Today I’m sharing a guest blog by Larry Mager from ReadyBrain.net. Check it out below…
Americans tend to categorize themselves as “creative” or “not creative”. The truth is that anyone can be creative. By changing your perspective, working within your boundaries, and changing your surroundings, you can improve your creative output no matter who you are.
Have you ever struggled to understand a chart then turned it on its side? All of a sudden, a different perspective gives you the insight you need. In fact, psychologists have been testing this theory. An article in Scientific American describes how putting “spatial distance” between ourselves and a problem allows our brain to consider new options. For example, in one study, scientists asked subjects about a puzzle taking place in Greece, thousands of miles away. The second group had to solve the same problem, but for someone only a few miles away. The group who perceived the puzzle was a farther distance from themselves came up with more creative solutions. The lesson here is that adding distance between us and the problem, we give our brain space. Though the situation doesn’t change, we can think more clearly by changing our perspective.
In addition to changing perspective, it is helpful to give yourself some rules. Psychologist Barry Schwartz published a popular book called “The Paradox of Choice”. You can see him explain his thesis in this fantastic TED talk. If you don’t have 20 minutes to spare, I’ll give you a quick summary: more choices are making us unhappy, not happier. When faced with a large number of options, there are two potential outcomes. Some experience decision paralysis –which means the more choices we have, the harder it becomes to make a decision. If we are able to get past the paralysis and can make a decision, it’s likely we will be unhappy with our choice. His thesis is that fewer choices actually make it easier to make decisions, and these decisions are more likely to lead to satisfactory results.
Anyone who has stared at a blank page or blank screen knows the terror a blank page and its myriad possibilities presents. Starting a project with self-imposed rules can exponentially increase your creative output. This blog did a fantastic job of rounding up artists who worked within tight constraints to produce genius results. The good news is you don’t have to be an artist to use rules to your creative advantage. Rules can work well in a corporate setting too. For example, give yourself a rule such as a budget that is much tighter than you’re used to working with. Try a rule that challenges your brain – like making an effective Valentine’s Day promotion that doesn’t use the colors red or pink. Or try a rule that takes you outside of your usual role – ask the copywriters and designers to switch jobs for a pitch and see what happens.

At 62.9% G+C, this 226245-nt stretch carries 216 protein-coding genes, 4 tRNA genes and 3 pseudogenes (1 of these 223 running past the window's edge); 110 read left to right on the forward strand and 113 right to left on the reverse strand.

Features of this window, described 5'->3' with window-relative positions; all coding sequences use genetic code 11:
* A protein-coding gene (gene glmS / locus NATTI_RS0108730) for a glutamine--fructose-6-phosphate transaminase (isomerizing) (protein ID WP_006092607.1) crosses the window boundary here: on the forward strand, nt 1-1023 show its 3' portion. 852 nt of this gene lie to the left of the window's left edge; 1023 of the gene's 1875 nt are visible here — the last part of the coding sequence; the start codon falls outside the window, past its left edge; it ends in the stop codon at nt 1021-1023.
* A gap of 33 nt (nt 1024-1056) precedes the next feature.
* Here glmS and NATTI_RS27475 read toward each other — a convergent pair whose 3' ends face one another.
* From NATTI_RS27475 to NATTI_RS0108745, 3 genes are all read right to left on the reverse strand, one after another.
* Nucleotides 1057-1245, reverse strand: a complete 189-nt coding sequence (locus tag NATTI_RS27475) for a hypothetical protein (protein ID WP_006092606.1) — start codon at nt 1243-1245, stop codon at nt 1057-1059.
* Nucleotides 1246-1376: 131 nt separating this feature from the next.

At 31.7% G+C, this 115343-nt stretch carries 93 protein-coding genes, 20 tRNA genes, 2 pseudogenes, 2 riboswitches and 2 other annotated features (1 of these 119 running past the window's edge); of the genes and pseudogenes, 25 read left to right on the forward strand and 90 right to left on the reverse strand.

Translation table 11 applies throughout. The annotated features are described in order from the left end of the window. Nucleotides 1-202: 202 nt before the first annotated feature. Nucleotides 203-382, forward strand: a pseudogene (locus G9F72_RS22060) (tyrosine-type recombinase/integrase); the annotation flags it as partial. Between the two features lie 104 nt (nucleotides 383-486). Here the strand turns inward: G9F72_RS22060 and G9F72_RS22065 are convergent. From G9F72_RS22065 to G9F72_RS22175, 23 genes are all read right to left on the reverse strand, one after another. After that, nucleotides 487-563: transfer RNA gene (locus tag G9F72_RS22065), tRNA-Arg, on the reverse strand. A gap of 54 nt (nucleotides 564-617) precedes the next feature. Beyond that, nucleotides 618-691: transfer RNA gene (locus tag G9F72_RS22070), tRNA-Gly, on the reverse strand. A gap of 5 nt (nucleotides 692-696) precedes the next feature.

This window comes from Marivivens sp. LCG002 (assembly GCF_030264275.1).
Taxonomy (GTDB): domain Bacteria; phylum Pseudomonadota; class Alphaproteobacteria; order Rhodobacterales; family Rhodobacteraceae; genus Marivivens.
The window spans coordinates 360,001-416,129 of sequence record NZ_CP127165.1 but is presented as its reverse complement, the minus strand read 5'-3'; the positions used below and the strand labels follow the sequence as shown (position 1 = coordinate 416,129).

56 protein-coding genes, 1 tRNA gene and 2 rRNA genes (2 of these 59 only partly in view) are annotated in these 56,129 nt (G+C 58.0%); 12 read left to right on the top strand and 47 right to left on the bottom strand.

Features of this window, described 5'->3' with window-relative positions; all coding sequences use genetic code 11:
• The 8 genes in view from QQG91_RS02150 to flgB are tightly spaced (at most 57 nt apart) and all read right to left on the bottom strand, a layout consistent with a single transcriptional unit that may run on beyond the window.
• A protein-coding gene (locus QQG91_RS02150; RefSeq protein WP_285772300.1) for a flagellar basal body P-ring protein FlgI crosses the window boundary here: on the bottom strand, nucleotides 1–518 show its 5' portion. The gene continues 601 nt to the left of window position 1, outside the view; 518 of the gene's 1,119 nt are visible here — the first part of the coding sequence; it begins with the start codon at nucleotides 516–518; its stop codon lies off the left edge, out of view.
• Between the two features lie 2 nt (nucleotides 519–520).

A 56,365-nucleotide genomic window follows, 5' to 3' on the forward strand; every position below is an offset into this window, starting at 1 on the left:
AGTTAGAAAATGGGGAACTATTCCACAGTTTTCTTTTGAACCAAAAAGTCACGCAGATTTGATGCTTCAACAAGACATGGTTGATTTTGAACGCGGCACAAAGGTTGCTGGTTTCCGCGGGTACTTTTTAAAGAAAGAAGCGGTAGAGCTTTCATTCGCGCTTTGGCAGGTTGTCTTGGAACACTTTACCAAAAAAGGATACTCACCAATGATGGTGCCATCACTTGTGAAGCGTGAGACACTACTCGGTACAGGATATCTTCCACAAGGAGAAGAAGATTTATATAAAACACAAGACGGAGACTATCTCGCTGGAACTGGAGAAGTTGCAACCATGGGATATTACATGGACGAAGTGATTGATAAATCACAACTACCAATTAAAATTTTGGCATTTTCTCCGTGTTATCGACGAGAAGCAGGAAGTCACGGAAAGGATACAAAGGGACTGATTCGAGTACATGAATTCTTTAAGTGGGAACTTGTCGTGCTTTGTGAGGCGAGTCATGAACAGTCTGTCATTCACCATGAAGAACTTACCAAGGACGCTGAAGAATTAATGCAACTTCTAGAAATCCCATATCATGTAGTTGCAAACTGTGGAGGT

In addition to stepping outside of your role, another way to shake up creativity is to change your surroundings. We are so used to our surroundings and daily work uniforms that we don’t think how much they can change our performance. In a famous experiment, scientists gave three groups of people an identical coat. The first group were instructed to wear the “Doctor’s coat”. The second group were instructed to wear the “Painter’s coat”. The third group wore no coat, but had a “Doctor’s coat” placed in the room with them. The subjects who wore the “Doctor’s coat” performed significantly better on a test than the other two groups, even though the coat was exactly the same. The scientist concluded that what the subjects wore had a “systematic influence” “on the wearer’s psychological processes.”
That doesn’t mean we should all start wearing lab coats to work (unless you are a doctor, of course). It does mean that what we wear and what we surround ourselves with directly impacts our creativity and performance.
You might apply this in life by dressing yourself, and your space, for success. If your company has a dress code, dress like the role or department you want to reach. If you work from home, please, I beg you, get out of your pajamas. Your space matters too: if you are in one of an endless line of cubicles, you can still find ways to be inspired. Try putting up quotes that get ideas flowing. I once worked with a designer who pinned paper and color samples on her cubicle wall. When she needed inspiration, she would take them down and rearrange them as she thought about the task at hand. If you work from home, consider changing the decor slightly each month or with a new season (or project). Change your surroundings. If you are writing a project plan for a new park, get out of your basement office and go to an empty boardroom filled with light, or better yet, go to a park to write.
By changing your perspective, imposing rules, and surrounding yourself with positive influence, you will see your creative juices start to flow more and more!